Renewables out-compete nuclear on every front – cost, waste, jobs, CO2 and time for deployment. If ever Sizewell was built, it would be at least a decade, probably more like 15 years given the history of cost and time over-runs of its flagship plant at Flamanville, before it turned one kilowatt hour of electricity.

In 15 years, we will – one can only hope – have grown out of our obsession with nuclear and invested at suitably high levels in realising the huge job potential in micro-technology, decentralisation, efficiency and conservation of energy, and look back on our nuclear infatuation with a shake of the head.

The current National Policy Statement which covers the nuclear component of the energy policy, EN6, is entirely unfit for purpose as it gives policy authority only to those nuclear plants which can be deployed before 2025 – i.e. not, Hinkley, not Sizewell and not Bradwell, none of which will be generating electricity by that date.

Therefore the EN6 policy document is null and void. Its replacement is still undergoing review and will depend heavily on the financing arrangements the government can agree to in order to remove the need for EDF to fork out for it.

Instead, the government is exploring novel ways in which to lay the burden for financing a dangerous and costly nuclear venture on you, the consumer.

So much for ‘no subsidy’ nuclear, but in policy terms, it is legally questionable for Hinkley C to continue to be built, for Sizewell C’s planning application to be submitted or for CGN/EDF to consult on plans to build Bradwell B when there is no policy architecture to justify and legitimise any of this work or progress.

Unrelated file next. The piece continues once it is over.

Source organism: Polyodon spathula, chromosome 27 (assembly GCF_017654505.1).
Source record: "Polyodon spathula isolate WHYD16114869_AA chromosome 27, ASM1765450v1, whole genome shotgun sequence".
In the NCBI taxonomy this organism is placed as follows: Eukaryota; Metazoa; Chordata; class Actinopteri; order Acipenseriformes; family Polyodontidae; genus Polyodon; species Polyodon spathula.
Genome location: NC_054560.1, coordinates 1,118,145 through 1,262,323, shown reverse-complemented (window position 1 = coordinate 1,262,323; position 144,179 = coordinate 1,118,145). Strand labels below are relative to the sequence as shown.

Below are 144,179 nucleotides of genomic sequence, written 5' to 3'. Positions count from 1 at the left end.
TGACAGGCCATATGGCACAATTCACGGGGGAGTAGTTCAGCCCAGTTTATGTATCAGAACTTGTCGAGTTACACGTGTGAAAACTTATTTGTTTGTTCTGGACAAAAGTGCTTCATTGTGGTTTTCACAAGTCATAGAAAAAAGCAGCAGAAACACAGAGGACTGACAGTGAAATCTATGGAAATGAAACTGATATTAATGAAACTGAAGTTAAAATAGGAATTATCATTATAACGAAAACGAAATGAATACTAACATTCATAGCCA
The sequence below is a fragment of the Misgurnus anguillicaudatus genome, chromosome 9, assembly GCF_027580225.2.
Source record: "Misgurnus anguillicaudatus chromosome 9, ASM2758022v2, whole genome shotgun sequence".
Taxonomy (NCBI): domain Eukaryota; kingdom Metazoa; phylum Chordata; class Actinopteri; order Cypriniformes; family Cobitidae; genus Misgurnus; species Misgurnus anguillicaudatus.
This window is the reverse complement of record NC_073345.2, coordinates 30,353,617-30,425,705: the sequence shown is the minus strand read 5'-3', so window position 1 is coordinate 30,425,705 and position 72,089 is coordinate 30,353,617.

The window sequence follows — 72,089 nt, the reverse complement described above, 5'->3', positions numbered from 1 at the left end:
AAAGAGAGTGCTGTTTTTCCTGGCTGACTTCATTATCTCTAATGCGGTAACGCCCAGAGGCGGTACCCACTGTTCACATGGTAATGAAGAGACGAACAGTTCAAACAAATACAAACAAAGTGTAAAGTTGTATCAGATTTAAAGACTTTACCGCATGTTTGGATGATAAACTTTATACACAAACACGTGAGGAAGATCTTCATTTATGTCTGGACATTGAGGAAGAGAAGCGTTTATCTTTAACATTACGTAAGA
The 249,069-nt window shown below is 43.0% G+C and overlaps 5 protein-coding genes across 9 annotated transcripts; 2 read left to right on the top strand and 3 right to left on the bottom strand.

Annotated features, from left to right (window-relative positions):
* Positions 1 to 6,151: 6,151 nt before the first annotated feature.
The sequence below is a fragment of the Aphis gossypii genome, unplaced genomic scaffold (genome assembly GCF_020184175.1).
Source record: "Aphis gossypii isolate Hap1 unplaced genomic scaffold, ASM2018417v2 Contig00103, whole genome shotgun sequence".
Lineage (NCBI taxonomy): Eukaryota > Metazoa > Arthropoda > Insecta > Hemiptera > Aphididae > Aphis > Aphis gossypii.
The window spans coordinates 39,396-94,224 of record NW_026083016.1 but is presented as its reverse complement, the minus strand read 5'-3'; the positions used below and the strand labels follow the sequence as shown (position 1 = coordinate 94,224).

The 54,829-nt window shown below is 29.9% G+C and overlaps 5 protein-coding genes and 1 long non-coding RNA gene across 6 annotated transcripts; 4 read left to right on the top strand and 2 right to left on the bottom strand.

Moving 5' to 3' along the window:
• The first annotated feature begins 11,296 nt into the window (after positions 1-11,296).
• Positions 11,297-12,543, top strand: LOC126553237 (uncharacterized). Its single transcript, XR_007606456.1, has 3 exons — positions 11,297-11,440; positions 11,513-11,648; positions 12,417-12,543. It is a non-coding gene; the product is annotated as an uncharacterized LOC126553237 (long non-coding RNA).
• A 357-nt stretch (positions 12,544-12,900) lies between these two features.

EN6 has fallen as a legitimate policy statement for new nuclear build but that does not seem to have any effect on the way the French and Chinese backers of new nuclear in the UK are required to act nor the complacency and indifference with which the government seems to take these gaping legal inconsistencies.

The waste problem that nuclear generates is probably the most intractable. In the 15 years of the existence of the Nuclear Decommissioning Authority, it has failed to secure a site, a volunteer community or to satisfactorily solve many of the dozens of technical and engineering problems associated with burying 500,000 cubic metres of legacy waste while ensuring that the estimated 78,000,000 units of radioactivity remain underground.

While new build waste such as that from Sizewell C is likely to be less bulky, its high burn up in the reactor means that it will be far hotter than even Sizewell B’s waste and will generate much more radioactivity – up to five times that contained in the legacy waste. How can any government or industry knowingly embark on a development programme which will create such a mountain of waste when a repository for its safe disposal is still more a matter of hope over expectation?

The only legacy Sizewell C will leave for Suffolk is a degraded environment and a radioactive waste mountain which future generations will have to deal with. Please tell your councillor to vote to remove the support for Sizewell C at the full council meeting on July 7, please write to the planning inspector to voice your concerns and please urge your MP to tell the Secretary of State to put EDF’s planning application where it belongs – in the bin.